Thursday, July 24, 2008

Vacation Looming

An immutable law for the week before your vacation is that it will be one of the most stressful, grinding work weeks of the year.

It looks like I am in full compliance! My department lost one inspector, another one is off and today will be my second consecutive trip to a customer's plant for problem review and resolution. (The 103 degree heat index makes working in a factory extra charming this time of year, by the way!)

My wife has been stressing over getting all the trip arrangements in line. Remember, now, that she's stuck at home wit the kid and no car. Mariel is keyed-up in anticipation of traveling to see all her cousins and grand parents, too.

Our pastor has a year-long initiative for our church body to spend thirty minutes a day in prayer. That has been no problem for yours truly. It has really helped with my anxiety levels to keep God in the loop.

Days continue to be filled with problems, but that's the nature of life on this planet, I guess.

Once I pick up that rental car on Friday, I'll breathe a sigh of relief.

Will there be reports from the road? Maybe. Maybe not.

If you don't hear from me, it's because I'm...


Sunday, July 20, 2008

A Little Side Project

I finished up a little project a couple weeks back.

I received an old reel of 1/4" audio tape from Jim, one of my friends at church. It contained a recording of his father's funeral service from 1963.

Could I possibly transfer the tape to a CD-R?

"I can give it a try," was my response. "I'll just have to find the time to do it."

It took until the July 4th holiday weekend to open that window of opportunity.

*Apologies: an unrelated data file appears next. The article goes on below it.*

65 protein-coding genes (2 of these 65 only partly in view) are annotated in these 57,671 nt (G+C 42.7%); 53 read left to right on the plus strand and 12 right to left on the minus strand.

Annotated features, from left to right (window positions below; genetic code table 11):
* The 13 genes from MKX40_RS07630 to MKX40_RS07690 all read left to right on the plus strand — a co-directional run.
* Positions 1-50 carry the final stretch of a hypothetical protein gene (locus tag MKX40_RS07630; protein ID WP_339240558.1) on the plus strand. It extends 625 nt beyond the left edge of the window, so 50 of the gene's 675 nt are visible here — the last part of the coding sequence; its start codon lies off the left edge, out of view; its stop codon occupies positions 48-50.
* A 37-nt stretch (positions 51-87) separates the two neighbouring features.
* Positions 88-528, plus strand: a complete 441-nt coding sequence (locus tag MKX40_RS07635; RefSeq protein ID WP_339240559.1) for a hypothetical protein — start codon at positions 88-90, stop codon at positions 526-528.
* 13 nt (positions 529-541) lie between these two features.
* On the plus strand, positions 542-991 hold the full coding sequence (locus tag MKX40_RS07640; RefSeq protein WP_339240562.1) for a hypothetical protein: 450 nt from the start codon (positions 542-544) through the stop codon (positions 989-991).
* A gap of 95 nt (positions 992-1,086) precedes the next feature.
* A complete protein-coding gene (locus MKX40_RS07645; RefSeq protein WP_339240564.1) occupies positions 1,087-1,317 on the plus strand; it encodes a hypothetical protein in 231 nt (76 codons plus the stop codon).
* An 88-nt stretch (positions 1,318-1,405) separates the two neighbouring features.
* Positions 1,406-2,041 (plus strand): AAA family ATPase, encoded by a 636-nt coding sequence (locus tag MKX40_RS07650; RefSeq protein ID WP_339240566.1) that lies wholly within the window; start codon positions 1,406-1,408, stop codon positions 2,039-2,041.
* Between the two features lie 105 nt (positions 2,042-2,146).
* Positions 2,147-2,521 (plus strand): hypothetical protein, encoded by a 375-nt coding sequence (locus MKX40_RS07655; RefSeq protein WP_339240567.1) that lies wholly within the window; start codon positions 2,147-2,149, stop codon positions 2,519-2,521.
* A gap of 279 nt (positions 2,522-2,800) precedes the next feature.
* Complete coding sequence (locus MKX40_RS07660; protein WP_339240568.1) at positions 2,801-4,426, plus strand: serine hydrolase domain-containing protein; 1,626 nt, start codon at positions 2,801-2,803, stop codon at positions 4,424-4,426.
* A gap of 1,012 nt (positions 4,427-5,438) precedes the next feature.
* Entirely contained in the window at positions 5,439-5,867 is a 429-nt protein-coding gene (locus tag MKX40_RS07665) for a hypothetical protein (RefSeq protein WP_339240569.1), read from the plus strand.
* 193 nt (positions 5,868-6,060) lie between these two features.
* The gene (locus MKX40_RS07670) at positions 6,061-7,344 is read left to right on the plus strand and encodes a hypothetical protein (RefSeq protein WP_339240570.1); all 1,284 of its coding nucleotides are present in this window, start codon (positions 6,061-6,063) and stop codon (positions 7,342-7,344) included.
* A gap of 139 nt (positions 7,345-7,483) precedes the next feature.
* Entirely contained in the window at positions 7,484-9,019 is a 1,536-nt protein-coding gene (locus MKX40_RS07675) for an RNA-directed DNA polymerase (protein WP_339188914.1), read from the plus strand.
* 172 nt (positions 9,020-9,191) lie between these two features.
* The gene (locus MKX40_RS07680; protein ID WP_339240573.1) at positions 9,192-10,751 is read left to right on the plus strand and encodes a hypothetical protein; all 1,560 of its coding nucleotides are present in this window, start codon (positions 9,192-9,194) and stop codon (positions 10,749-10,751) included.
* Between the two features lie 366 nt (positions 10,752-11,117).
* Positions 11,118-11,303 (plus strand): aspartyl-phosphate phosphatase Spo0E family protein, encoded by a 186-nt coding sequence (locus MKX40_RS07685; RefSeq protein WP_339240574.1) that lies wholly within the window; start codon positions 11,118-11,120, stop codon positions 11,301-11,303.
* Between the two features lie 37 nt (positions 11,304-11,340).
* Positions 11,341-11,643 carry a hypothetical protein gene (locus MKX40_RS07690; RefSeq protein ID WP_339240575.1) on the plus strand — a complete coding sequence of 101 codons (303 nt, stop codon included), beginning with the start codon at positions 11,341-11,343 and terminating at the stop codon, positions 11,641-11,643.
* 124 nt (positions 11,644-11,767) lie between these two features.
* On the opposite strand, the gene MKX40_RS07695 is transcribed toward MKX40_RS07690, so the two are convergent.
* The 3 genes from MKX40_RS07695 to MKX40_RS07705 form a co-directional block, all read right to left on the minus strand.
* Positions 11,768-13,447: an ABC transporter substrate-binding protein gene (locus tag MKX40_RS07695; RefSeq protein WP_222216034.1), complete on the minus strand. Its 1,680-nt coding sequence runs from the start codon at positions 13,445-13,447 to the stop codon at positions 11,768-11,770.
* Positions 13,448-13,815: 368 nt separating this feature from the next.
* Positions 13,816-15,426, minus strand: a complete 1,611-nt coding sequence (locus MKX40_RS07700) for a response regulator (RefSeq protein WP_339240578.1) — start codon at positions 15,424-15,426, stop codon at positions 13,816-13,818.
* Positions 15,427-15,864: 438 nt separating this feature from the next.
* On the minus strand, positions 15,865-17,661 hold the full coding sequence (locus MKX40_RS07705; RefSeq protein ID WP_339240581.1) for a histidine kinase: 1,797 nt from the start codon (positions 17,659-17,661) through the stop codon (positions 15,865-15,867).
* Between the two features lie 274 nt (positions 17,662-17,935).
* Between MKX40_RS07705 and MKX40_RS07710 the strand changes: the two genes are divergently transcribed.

(I usually like to do some sort of nerdy project on a holiday weekend. On Memorial Day I transferred a bunch of cartoons from VHS tape to DVD-R. That's how I roll!)

I opened the tape box and there was a 7" reel of tape inside a plastic bag.

I opened the plastic bag.

Whew! I was greeted with a strong vinegar odor.

I peeled off the first few feet of tape from the reel. It was all curled and warped, kind of like ribbons on a festively wrapped birthday present.

"This ought to be interesting," I mused.

I gingerly threaded the tape across the head of the ancient SONY tape recorder. Amazingly, it played and the sound of a spooky, echo-laden church organ could be heard!

Recuing the tape, I put my computer's audio application into the "record" mode and let 'er rip.

After a couple of hymns had played I noticed a new problem: the tape was so warped that it wound onto the take-up reel really sloppy. After a few minutes, tape was flopping over the side of the take-up reel and I had to hit the stop button.

What to do?

Then I remembered an old studio trick. I set a container next to the tape deck and let the tape slop over into it as it played.

In this way, I was able to continue recording the service right through the Bible readings and the eulogy.

After a quick bit of digital audio editing and normalization, I started to burn the CD-Rs.

While this was going on, I rewound the tape from the box onto the original 7" reel. The next development was that the warped tape would now not fit onto the reel. I ended up breaking off the last bit of tape and sticking it onto an old partially-filled 5" reel I had lying around (see photo, above.)

When Jim called to thank me for the CD-Rs, I got the rest of the story.

When his father passed away, Jim's sister was in Helsinki and could not attend the funeral and someone at the church taped it for her.

Here's the catch, though. No one in the family ever had a reel-to-reel tape recorder!

The first and only time the tape was played was 45 years later when I did the CD-R transfer!

Jim assured me that he would be sending a copy of the disc to his sister.

About time...

Sunday, July 13, 2008

The Playhouse